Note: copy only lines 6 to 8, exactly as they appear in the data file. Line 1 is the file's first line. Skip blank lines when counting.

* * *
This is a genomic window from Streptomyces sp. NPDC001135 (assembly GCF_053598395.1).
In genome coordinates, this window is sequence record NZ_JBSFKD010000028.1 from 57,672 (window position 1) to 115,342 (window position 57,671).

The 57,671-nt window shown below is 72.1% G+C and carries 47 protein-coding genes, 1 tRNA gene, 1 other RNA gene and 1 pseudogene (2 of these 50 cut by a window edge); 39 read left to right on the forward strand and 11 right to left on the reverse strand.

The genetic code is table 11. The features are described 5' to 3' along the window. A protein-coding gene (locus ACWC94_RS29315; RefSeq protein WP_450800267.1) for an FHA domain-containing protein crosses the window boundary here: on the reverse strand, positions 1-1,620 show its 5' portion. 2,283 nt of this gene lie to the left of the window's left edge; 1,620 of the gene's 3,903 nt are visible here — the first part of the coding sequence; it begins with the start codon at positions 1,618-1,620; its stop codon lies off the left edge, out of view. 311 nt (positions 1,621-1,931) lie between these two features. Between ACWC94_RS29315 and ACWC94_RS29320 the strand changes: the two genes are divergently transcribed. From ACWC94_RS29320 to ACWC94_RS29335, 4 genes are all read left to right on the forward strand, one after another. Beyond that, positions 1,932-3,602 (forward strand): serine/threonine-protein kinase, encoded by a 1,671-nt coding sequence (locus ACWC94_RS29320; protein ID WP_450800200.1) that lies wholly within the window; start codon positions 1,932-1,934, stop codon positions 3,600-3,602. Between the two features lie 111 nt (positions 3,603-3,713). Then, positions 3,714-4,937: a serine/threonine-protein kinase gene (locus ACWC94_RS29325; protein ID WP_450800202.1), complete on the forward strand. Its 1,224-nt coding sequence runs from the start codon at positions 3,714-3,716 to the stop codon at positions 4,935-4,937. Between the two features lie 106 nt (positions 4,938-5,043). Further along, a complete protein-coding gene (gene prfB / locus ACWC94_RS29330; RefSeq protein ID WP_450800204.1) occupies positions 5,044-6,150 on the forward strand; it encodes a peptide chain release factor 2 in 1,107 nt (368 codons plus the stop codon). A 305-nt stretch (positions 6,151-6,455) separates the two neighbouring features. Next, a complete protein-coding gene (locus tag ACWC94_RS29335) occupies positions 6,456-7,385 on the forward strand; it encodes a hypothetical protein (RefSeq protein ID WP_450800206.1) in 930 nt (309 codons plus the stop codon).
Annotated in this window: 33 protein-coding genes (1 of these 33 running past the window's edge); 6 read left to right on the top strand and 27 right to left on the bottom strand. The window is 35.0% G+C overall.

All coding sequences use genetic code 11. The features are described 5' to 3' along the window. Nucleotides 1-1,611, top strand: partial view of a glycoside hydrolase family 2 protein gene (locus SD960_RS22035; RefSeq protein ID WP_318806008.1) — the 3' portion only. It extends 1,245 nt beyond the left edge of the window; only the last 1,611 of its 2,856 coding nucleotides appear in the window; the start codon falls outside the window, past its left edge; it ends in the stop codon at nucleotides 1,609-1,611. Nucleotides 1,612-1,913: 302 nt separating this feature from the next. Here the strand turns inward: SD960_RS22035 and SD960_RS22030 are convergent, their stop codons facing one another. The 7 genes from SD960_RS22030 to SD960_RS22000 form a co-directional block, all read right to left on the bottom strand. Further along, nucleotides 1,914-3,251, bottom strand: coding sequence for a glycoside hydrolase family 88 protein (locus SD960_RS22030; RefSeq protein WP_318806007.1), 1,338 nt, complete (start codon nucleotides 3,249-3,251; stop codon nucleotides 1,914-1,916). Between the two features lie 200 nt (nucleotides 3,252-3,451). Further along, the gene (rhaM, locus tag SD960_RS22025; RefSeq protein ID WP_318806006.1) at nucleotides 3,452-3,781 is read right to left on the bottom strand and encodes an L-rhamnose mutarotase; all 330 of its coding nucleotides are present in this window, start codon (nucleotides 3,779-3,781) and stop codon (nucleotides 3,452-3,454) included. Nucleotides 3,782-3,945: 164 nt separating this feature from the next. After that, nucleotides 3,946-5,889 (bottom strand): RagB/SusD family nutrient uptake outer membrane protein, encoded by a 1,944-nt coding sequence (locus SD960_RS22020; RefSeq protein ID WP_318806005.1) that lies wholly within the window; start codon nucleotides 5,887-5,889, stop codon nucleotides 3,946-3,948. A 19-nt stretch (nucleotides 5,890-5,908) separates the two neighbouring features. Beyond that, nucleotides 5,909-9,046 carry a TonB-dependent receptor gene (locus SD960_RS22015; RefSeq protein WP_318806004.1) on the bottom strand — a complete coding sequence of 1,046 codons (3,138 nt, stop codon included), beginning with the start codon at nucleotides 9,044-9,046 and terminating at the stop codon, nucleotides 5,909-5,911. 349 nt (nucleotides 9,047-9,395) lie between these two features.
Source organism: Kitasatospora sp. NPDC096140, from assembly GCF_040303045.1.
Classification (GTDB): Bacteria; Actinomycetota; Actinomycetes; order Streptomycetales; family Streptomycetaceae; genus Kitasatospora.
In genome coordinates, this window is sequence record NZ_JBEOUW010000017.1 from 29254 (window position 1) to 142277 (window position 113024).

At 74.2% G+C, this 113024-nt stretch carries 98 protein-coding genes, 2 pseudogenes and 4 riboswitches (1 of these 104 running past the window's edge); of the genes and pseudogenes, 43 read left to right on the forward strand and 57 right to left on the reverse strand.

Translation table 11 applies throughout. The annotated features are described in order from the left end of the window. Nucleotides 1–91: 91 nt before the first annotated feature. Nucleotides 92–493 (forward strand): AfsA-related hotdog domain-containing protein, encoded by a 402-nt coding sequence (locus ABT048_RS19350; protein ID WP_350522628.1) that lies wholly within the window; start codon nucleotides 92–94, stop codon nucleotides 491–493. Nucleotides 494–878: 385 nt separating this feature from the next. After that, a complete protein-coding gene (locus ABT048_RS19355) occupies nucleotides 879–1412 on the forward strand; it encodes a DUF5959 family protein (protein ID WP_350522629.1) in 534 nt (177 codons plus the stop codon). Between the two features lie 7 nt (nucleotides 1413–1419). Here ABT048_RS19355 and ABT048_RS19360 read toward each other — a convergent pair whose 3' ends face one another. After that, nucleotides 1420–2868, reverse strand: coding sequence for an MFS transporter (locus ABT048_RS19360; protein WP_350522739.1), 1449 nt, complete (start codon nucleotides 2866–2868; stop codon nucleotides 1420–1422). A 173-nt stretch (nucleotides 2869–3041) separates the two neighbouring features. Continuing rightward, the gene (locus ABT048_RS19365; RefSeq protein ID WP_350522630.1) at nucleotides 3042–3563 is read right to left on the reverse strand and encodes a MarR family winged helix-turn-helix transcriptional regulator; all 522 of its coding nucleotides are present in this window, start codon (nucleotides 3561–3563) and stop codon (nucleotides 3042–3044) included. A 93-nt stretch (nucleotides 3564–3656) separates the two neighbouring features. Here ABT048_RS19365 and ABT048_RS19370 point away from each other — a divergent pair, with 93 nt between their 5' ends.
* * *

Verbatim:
All coding sequences use genetic code 11. The features are described 5' to 3' along the window. Nucleotides 1-1,611, top strand: partial view of a glycoside hydrolase family 2 protein gene (locus SD960_RS22035; RefSeq protein ID WP_318806008.1) — the 3' portion only. It extends 1,245 nt beyond the left edge of the window; only the last 1,611 of its 2,856 coding nucleotides appear in the window; the start codon falls outside the window, past its left edge; it ends in the stop codon at nucleotides 1,609-1,611. Nucleotides 1,612-1,913: 302 nt separating this feature from the next. Here the strand turns inward: SD960_RS22035 and SD960_RS22030 are convergent, their stop codons facing one another. The 7 genes from SD960_RS22030 to SD960_RS22000 form a co-directional block, all read right to left on the bottom strand. Further along, nucleotides 1,914-3,251, bottom strand: coding sequence for a glycoside hydrolase family 88 protein (locus SD960_RS22030; RefSeq protein WP_318806007.1), 1,338 nt, complete (start codon nucleotides 3,249-3,251; stop codon nucleotides 1,914-1,916). Between the two features lie 200 nt (nucleotides 3,252-3,451). Further along, the gene (rhaM, locus tag SD960_RS22025; RefSeq protein ID WP_318806006.1) at nucleotides 3,452-3,781 is read right to left on the bottom strand and encodes an L-rhamnose mutarotase; all 330 of its coding nucleotides are present in this window, start codon (nucleotides 3,779-3,781) and stop codon (nucleotides 3,452-3,454) included. Nucleotides 3,782-3,945: 164 nt separating this feature from the next. After that, nucleotides 3,946-5,889 (bottom strand): RagB/SusD family nutrient uptake outer membrane protein, encoded by a 1,944-nt coding sequence (locus SD960_RS22020; RefSeq protein ID WP_318806005.1) that lies wholly within the window; start codon nucleotides 5,887-5,889, stop codon nucleotides 3,946-3,948. A 19-nt stretch (nucleotides 5,890-5,908) separates the two neighbouring features. Beyond that, nucleotides 5,909-9,046 carry a TonB-dependent receptor gene (locus SD960_RS22015; RefSeq protein WP_318806004.1) on the bottom strand — a complete coding sequence of 1,046 codons (3,138 nt, stop codon included), beginning with the start codon at nucleotides 9,044-9,046 and terminating at the stop codon, nucleotides 5,909-5,911. 349 nt (nucleotides 9,047-9,395) lie between these two features.
Source organism: Kitasatospora sp. NPDC096140, from assembly GCF_040303045.1.
Classification (GTDB): Bacteria; Actinomycetota; Actinomycetes; order Streptomycetales; family Streptomycetaceae; genus Kitasatospora.